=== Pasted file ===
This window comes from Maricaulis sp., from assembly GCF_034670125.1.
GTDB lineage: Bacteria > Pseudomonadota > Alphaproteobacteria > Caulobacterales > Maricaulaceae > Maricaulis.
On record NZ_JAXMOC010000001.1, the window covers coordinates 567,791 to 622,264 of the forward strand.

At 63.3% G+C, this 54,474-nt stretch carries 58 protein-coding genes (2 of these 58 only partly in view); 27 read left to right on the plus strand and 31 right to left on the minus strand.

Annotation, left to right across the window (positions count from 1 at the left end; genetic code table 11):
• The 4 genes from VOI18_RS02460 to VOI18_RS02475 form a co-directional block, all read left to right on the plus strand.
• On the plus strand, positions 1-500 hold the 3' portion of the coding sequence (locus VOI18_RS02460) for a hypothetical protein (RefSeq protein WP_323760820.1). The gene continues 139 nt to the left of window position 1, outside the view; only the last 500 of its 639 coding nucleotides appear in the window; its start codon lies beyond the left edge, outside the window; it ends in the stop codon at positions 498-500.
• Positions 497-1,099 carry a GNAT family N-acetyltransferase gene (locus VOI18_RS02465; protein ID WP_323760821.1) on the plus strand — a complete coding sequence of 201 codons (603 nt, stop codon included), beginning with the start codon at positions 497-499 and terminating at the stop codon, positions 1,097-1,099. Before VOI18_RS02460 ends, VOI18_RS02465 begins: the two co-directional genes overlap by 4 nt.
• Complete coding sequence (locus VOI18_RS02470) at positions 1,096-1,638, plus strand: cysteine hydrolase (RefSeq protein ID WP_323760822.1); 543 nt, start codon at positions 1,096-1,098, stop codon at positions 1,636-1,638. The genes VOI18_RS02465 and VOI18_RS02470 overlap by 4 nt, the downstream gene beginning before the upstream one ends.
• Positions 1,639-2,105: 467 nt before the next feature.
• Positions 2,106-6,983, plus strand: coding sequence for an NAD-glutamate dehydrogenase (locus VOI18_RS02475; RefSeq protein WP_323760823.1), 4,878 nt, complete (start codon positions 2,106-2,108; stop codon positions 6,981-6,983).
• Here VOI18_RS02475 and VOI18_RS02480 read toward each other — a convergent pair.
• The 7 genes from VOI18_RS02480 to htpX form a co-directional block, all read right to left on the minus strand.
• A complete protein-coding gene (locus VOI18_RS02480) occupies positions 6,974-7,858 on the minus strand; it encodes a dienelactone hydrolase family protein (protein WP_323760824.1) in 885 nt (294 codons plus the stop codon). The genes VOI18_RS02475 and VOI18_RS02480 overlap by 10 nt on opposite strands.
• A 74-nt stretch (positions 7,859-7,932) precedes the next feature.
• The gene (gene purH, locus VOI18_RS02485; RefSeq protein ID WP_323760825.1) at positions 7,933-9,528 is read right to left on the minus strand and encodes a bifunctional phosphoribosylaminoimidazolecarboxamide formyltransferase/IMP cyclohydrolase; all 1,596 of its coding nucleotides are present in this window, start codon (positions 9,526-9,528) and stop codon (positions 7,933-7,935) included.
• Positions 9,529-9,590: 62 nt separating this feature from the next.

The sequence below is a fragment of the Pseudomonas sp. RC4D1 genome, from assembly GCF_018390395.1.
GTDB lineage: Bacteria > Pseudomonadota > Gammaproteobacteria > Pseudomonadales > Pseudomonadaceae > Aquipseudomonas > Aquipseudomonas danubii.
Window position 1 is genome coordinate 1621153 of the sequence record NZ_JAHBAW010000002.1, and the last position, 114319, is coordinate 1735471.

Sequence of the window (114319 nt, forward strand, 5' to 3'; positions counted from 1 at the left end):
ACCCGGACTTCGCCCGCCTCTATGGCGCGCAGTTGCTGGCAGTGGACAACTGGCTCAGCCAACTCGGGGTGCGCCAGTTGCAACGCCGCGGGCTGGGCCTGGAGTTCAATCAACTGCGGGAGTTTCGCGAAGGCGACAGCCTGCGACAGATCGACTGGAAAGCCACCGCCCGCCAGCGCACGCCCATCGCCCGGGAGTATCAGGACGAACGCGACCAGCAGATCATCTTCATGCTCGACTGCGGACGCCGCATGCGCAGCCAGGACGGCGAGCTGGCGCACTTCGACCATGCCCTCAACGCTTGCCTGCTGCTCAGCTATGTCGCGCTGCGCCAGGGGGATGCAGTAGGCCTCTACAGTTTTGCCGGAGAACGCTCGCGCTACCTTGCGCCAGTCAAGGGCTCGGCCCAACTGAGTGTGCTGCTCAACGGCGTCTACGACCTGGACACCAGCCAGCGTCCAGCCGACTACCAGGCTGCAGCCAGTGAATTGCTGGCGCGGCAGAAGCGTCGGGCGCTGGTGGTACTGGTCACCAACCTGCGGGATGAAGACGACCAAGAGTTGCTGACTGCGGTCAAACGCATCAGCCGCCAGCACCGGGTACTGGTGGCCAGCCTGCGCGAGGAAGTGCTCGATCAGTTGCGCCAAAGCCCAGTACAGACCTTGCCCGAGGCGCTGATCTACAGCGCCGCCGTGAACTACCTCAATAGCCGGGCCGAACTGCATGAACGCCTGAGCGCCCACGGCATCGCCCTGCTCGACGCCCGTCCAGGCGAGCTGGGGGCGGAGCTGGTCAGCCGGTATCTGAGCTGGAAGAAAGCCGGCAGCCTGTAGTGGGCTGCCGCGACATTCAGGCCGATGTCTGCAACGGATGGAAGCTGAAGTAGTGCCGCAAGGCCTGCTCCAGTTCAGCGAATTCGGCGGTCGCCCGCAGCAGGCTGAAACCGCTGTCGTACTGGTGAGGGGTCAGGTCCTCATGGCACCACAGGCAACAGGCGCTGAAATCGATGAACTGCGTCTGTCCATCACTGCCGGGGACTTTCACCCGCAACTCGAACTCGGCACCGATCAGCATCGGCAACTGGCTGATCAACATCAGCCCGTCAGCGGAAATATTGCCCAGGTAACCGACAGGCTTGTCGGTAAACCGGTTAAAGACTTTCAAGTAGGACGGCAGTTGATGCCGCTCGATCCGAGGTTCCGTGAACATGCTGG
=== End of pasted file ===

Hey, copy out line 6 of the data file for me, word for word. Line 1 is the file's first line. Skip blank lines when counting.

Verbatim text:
• The 4 genes from VOI18_RS02460 to VOI18_RS02475 form a co-directional block, all read left to right on the plus strand.